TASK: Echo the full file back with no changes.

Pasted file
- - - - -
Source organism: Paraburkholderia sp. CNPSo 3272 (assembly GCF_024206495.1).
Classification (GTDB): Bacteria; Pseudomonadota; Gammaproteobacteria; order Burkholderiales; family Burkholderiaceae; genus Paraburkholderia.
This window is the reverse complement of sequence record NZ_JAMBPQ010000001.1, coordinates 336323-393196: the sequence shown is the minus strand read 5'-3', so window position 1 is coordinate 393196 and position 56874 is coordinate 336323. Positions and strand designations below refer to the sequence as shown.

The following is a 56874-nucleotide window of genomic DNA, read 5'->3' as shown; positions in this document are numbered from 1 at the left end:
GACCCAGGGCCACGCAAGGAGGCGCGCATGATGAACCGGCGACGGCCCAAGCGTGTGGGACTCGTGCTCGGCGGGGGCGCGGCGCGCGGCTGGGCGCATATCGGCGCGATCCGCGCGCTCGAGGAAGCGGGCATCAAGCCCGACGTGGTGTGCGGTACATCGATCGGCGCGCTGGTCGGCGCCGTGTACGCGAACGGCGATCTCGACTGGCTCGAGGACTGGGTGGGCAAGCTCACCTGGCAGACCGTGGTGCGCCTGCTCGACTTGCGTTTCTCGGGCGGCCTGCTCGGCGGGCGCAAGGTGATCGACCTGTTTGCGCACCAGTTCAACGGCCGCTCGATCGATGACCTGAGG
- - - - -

Source organism: Paraburkholderia sp. CNPSo 3272 (assembly GCF_024206495.1).
Classification (GTDB): Bacteria; Pseudomonadota; Gammaproteobacteria; order Burkholderiales; family Burkholderiaceae; genus Paraburkholderia.
This window is the reverse complement of sequence record NZ_JAMBPQ010000001.1, coordinates 336323-393196: the sequence shown is the minus strand read 5'-3', so window position 1 is coordinate 393196 and position 56874 is coordinate 336323. Positions and strand designations below refer to the sequence as shown.

The following is a 56874-nucleotide window of genomic DNA, read 5'->3' as shown; positions in this document are numbered from 1 at the left end:
GACCCAGGGCCACGCAAGGAGGCGCGCATGATGAACCGGCGACGGCCCAAGCGTGTGGGACTCGTGCTCGGCGGGGGCGCGGCGCGCGGCTGGGCGCATATCGGCGCGATCCGCGCGCTCGAGGAAGCGGGCATCAAGCCCGACGTGGTGTGCGGTACATCGATCGGCGCGCTGGTCGGCGCCGTGTACGCGAACGGCGATCTCGACTGGCTCGAGGACTGGGTGGGCAAGCTCACCTGGCAGACCGTGGTGCGCCTGCTCGACTTGCGTTTCTCGGGCGGCCTGCTCGGCGGGCGCAAGGTGATCGACCTGTTTGCGCACCAGTTCAACGGCCGCTCGATCGATGACCTGAGG